Fri, Jan 25, 2013 : 11:32 a.m.

Shame on you this is all pure speculation, misinformation and fanning the flames on your part... booo... While not good, this type of thing wont kill masses of neighbors... we used to toss bullets in camp fires all the time ;)

5c0++ H4d13y

Fri, Jan 25, 2013 : 3:06 a.m.

I watched that episode


Fri, Jan 25, 2013 : 6:39 a.m.

Yep. And that website shows that bullets cannot cause harm in a fire!


Fri, Jan 25, 2013 : 2:50 a.m.

"wow, ammo goes off when on fire...who knew." And it apparently goes off when subjected to other forms of mistreatment. See the winner of the Darwin Awards for 2012 (the Darwins, awarded for the stupidest ways to die, salute the improvement of the human genome by honoring those who accidentally remove themselves from it...): See the last anecdote, the Cotton Patch, Arkansas story. (Some of the runnersup are pretty choice as well.)

Jim H

Fri, Jan 25, 2013 : 1:38 a.m.

See YouTube saami - sporting ammunition and the firefighter Sorry, couldn't copy the link from my phone. No more danger than from other household hazards.


Fri, Jan 25, 2013 : 12:44 a.m.

Mr. Counts, in light of this whole bur-ha-ha I certainly hope you will update this story on what actually caused the noises after the investigation. To many of us it just seems a continuation of the anti-gun rhetoric.


Fri, Jan 25, 2013 : 12:35 a.m.

Or it could have just been a fire caused by an electric device with the short circuiting equipment causing the popping.


Thu, Jan 24, 2013 : 10:37 p.m.

"There was a lot of damage to the home and the woman, who lives at the home with her husband, will not likely be able to stay there overnight, Vogel said." I hope the woman didn't take as much damage as the home did!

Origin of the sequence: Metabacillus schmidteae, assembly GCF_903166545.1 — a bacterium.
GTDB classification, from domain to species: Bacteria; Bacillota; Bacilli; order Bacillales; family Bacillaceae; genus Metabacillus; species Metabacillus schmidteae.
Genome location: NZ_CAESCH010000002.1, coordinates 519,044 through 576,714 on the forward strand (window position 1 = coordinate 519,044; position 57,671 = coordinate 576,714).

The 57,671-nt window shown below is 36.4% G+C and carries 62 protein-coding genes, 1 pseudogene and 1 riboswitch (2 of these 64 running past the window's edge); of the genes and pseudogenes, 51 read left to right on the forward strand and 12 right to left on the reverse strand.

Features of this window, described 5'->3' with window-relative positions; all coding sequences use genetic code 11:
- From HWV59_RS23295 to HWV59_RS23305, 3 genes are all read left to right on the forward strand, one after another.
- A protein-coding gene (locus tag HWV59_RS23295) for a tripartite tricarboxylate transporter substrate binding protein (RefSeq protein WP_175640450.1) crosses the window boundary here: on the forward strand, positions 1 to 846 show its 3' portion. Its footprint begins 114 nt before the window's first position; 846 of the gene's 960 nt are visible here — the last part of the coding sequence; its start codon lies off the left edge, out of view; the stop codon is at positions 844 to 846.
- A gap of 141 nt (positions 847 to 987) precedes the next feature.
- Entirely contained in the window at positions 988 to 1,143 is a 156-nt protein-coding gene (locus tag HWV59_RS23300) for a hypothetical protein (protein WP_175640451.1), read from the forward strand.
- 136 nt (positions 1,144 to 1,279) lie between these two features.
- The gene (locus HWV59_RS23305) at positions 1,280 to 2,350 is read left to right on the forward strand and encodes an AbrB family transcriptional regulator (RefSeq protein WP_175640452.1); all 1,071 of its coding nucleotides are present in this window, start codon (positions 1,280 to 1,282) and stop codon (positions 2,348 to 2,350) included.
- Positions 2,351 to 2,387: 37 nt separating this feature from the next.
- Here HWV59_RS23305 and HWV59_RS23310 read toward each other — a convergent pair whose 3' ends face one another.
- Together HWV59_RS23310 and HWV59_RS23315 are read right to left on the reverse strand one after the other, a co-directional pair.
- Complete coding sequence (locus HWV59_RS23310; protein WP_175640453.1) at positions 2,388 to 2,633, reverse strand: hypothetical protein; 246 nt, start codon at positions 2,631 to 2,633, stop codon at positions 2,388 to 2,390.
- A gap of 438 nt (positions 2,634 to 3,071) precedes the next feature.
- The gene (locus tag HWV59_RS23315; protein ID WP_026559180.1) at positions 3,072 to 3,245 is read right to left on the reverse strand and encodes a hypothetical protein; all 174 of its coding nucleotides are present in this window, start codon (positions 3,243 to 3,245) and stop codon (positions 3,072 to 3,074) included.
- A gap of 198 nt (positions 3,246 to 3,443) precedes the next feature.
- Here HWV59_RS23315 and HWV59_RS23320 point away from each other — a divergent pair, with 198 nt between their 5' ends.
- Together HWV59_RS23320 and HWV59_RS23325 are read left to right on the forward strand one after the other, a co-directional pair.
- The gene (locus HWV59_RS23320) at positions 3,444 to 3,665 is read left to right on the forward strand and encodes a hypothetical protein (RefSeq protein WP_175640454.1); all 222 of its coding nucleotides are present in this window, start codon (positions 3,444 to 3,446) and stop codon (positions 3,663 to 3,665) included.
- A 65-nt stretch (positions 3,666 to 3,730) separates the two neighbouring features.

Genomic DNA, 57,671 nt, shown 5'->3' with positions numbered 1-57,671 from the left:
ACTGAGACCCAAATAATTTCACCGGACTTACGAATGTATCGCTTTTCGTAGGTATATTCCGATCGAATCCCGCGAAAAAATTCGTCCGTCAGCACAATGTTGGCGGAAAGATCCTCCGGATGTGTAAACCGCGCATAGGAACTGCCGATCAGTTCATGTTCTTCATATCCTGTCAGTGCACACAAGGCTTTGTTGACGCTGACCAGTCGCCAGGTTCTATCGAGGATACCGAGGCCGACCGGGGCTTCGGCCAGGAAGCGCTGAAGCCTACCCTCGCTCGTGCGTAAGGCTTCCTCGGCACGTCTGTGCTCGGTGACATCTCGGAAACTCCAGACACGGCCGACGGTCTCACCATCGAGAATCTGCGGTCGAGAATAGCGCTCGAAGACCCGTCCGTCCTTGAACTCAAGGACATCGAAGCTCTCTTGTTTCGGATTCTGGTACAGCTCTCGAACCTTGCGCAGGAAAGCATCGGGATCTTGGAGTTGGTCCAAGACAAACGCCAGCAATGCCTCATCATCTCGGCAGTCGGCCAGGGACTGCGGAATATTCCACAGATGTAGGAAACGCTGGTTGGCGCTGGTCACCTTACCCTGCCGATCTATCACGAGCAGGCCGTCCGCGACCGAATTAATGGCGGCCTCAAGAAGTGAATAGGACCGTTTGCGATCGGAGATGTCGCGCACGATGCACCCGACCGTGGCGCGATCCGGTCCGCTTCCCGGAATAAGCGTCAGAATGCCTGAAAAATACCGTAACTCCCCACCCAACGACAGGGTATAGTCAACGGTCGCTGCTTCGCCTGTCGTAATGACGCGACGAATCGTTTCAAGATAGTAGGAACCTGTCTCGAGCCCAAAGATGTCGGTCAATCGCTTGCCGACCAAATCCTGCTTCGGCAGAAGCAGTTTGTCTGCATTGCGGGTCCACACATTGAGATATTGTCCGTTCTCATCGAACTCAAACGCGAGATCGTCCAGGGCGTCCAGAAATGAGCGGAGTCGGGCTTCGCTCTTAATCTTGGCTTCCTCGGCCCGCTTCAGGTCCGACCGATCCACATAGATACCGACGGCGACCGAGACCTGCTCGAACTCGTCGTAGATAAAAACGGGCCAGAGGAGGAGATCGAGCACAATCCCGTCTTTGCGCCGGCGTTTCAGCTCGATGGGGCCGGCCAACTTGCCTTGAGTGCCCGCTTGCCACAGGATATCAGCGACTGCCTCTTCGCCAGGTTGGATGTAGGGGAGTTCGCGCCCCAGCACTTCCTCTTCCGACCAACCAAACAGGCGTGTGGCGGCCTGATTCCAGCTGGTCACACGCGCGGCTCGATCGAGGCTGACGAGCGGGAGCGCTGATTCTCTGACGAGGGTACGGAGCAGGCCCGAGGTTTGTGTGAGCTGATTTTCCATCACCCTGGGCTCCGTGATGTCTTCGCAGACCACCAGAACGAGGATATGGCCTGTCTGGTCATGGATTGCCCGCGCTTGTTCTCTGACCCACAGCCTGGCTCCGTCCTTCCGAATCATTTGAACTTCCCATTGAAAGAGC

Soft Paw

Thu, Jan 24, 2013 : 10:32 p.m.

The police had better evacuate the whole block. Inconvenient yes, but public safety is top priority.

Rugeirn Drienborough

Thu, Jan 24, 2013 : 11:45 p.m.

Why stop with the block? If we're over-reacting, let's do a really good job of it and evacuate the whole town.


Thu, Jan 24, 2013 : 11:32 p.m.

I have to assume you are being sarcastic ( pretty good though )


Thu, Jan 24, 2013 : 10:19 p.m.

Mythbusters episode 85: Bullets thrown into an open fire can explode with lethal force. busted The Mythbusters dropped a box of bullets with varying calibers directly into an open fire. While many of the bullets immediately discharged,, it appeared that none of the bullets could be lethal. Like the oven test, most of the damage was being dealt by the shell casings, which could not travel fast enough to be lethal.


Thu, Jan 24, 2013 : 11:21 p.m.

Jamie and Adam are always on point.

John Counts

Thu, Jan 24, 2013 : 9:40 p.m.

I would also argue that ammunition exploding during a fire is a very significant detail and the story would have been incomplete without it.

Ann English

Sat, Jan 26, 2013 : 1:10 a.m.

Back when the Ann Arbor News was a daily, hardcopy paper, an article was written about a farm in Saline, owned by couple surnamed Feldkamp. Two barns, a granary, and a tool shed were burned to the ground. The writer mentioned that neighbors could hear ammunition in one of the barns exploding. So, the ammo made noise louder than the crackling of the flames, since neighbors could HEAR it. No firefighters entered those barns in the meantime.


Thu, Jan 24, 2013 : 11:27 p.m.

The many comments here arguing that combustion of loose ammunition is not particularly dangerous begs the question why you consider it "a very significant detail". That said, the crew tried to do something dangerous in hopes of helping in an emergency seems to be noteworthy, and I suppose why they stopped is noteworthy too. Perhaps you meant to report that a sudden popping sound heard by the repair crew, which was interpreted to be igniting ammunition, caused them to rethink there efforts to enter the burning home. Wonder what the Chief would consider more dangerous-- igniting ammunition or untrained volunteers entering a burning home?


Thu, Jan 24, 2013 : 11:26 p.m.

Ok there John....You still didn't explain how ammo allegedly going off is a " very significant detail " and warrants it being in the headline. You can use all the politician type question avoiding tactics you want.But there's my question

John Counts

Thu, Jan 24, 2013 : 10:59 p.m.

tdw: Would an exploding aerosol can in a fire make it into a headline? The quick answer is: most likely, though each story is unique and playing hypothetical isn't easy.


Thu, Jan 24, 2013 : 10:38 p.m.

Well, I never thought staff would make a comment then apparently refuse to answer a question regarding the comment.I often defend A2.coms reporting or lack of but it's situations like this that makes it real hard to do so